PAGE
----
In one of those weird quirks of history you can’t help but smile at, we have disgraced US Senator Joseph McCarthy to thank for Rififi, a French bank heist caper considered by François Truffaut to be the greatest of all films noir. Without McCarthy’s conjuring an atmosphere of mass paranoia and ruthlessly persecuting his political opponents, talented director Jules Dassin wouldn’t have been blacklisted and banished to Europe as a Communist sympathiser and found himself signed on to replace Jean-Pierre Melville at the helm of this brilliant adaptation of Auguste Le Breton’s 1953 novel Du Rififi Chez Les Hommes. Dassin’s first film in five years following the splendidly gloomy Night & The City (1950), shot in the UK, Rififi stars Belgian actor Jean Servais, whose career was then on the skids because of a drink problem, as Tony Le Stéphanois, a cold ass career criminal fresh out of prison with his eyes on one final pay-off before his body caves in to tuberculosis. Plotting and carrying out a spectacular jewel theft with a gang of specialist accomplices on Paris’s Rue de Rivoli, Le Stéphanois appears to be home and dry until a fatal mistake by one gang member places them all in the hands of a rival mob, with bloody consequences.
Shot in documentary style using real locations - with Dassin’s crew forced to wait for grey, overcast weather - and with only a low budget and a script hammered out by the director in six days, Rififi turned out to be an exquisite little urban thriller that anticipates the French New Wave in several respects. One of the most influential of all French crime films along with Melville’s Bob Le Flambeur (1956), Le Doulos (1962) and Le Samourai (1967), Dassin’s film remains rightly celebrated for its 24 minute wordless heist sequence, which captures the safecrackers’ entire methodology in intricate, procedural detail with only the ambient sounds of the crime scene in play – no dialogue, no music. I first saw this film at the Phoenix Picture House in Oxford when it was restored and re-released in 2000 and found myself so enthralled and engrossed that it never actually occurred to me once that no character had spoken for almost half an hour. It’s very much the sort of formal suspense challenge you feel Alfred Hitchcock would have appreciated and has been endlessly imitated since, perhaps most notably by Melville himself in Le Cercle Rouge (1970). Two points less frequently raised about this bravura scene is how stylish it is – the hoodlums wear suits and plimsolls rather than the boiler suits and balaclavas Hollywood has since taught us to expect (Dassin himself, playing César Le Milanais, even sports a dapper bowtie and waistcoat!) – and that it was in fact based on real crime that occurred in the French capital in 1899, when thieves broke into a room above a travel agent’s, drilled a small hole in the ceiling and poked an umbrella through to catch the remaining debris as they widened it before sliding down a rope to access the vault. Indeed, the French police were apparently so concerned by the forensic accuracy of this scene that Rififi was briefly banned because of concerns it might spark copycat incidents.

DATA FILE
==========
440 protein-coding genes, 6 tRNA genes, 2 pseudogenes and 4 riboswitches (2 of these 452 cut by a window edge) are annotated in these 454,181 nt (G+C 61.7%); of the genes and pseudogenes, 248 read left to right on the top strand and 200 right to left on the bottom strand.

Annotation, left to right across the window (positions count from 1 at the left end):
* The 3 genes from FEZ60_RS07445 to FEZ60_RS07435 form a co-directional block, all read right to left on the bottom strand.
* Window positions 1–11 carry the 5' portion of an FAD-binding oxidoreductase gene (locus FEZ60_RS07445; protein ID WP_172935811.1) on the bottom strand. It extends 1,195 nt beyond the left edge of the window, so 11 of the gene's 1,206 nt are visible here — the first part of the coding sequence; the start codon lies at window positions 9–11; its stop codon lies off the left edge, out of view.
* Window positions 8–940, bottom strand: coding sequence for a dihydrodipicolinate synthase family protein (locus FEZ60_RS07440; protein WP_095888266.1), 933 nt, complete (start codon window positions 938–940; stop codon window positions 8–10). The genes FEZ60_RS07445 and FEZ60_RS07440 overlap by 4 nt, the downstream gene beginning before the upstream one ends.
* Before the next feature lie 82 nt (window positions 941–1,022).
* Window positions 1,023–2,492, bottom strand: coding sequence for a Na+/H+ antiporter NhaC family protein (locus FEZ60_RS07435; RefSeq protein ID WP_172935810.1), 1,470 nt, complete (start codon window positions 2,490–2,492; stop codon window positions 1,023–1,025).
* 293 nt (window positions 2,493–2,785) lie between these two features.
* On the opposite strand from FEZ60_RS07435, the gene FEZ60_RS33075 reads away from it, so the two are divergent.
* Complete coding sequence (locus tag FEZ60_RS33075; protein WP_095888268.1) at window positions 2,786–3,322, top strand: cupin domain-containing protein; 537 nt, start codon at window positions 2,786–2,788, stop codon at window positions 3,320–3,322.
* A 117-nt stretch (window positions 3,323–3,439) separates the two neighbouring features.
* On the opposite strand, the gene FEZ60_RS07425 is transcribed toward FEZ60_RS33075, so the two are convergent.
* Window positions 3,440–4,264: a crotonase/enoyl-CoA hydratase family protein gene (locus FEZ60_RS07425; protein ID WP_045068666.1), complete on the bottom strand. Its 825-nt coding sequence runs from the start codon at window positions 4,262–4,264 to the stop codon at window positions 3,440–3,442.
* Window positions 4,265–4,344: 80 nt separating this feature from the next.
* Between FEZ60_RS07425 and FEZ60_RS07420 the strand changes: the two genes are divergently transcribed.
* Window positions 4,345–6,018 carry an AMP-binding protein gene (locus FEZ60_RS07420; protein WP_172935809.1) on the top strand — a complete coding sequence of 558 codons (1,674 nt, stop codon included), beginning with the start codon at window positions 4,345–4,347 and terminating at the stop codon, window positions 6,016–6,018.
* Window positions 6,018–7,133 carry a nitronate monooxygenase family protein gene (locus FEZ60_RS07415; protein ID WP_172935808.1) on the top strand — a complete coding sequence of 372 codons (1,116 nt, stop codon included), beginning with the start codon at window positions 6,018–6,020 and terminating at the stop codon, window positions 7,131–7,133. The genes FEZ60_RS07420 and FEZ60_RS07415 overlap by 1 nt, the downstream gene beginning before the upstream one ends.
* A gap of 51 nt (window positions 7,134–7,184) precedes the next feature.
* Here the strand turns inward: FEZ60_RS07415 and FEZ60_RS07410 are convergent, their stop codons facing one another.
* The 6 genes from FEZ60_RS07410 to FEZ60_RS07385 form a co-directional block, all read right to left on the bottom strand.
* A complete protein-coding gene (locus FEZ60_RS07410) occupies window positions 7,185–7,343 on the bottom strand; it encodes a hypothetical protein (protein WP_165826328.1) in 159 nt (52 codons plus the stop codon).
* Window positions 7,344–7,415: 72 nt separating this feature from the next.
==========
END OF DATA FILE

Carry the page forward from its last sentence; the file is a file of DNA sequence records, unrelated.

Another interesting aspect of the film is the story of its writing. Dassin was horrified by the source novel, confused by Le Breton’s use of street slang and affronted by the author’s vicious racism. In the book, the rival outfit led onscreen by Marcel Lupovici’s Pierre Grutter is comprised of Arabs and North Africans who are presented as uniformly cruel and grotesque, even stooping to necrophilia at one point. Producer Henri Bérard agreed with Dassin that the characterisation was highly objectionable and that contemporary tensions between France and Algeria could be exacerbated by bringing such material to the screen. Bérard instead proposed that the characters be re-cast as Americans, a joke he thought Dassin would appreciate. However, the director felt such an overt act of political vengeance would appear too bitter and proposed finally that they simply be French, neatly resolving the question with much less fuss. The author, however, who was apparently something of a poser and fantasised about being a gangster himself, hated the screen treatment of his work – which brilliantly superimposes the three act structure of classical tragedy onto the novel - and subsequently threatened Dassin with a gun. The American simply laughed at what was clearly an empty threat and the two ended up becoming friends. How Le Breton could seriously object to Rififi is beyond me. Servais makes for a marvellous anti-hero, sympathetic and yet truly despicable in the scene in which he strips, humiliates and beats his wayward former girlfriend Mado (Marie Sabouret). His demise at the end, heroically rescuing his godson and heir apparent Little Tonio (Dominique Maurin) from a kidnapping at the hands of Grutter’s hoods, racing across Paris bleeding to death from a bullet wound, is truly moving cinema in spite of the character's violence and villainy. Rififi also a fascinating portrait of an underworld and its strict code of honour, a film policier in which the police are largely absent and entirely ineffectual when they do appear, instantly knocked out by Tony while idly inspecting the gang’s stolen getaway car.
Here's Rififi’s theme song, sung by Magali Noël, later to appear in a number of Federico Fellini pictures, which is used to explain the film's title (translating very roughly as “trouble”). Often denigrated, the number serves to glamorise and romanticise the lifestyle of the criminal class depicted and seems like an obvious inspiration for the iconic opening titles of the James Bond series, all silhouettes, sexy girls and smoking guns.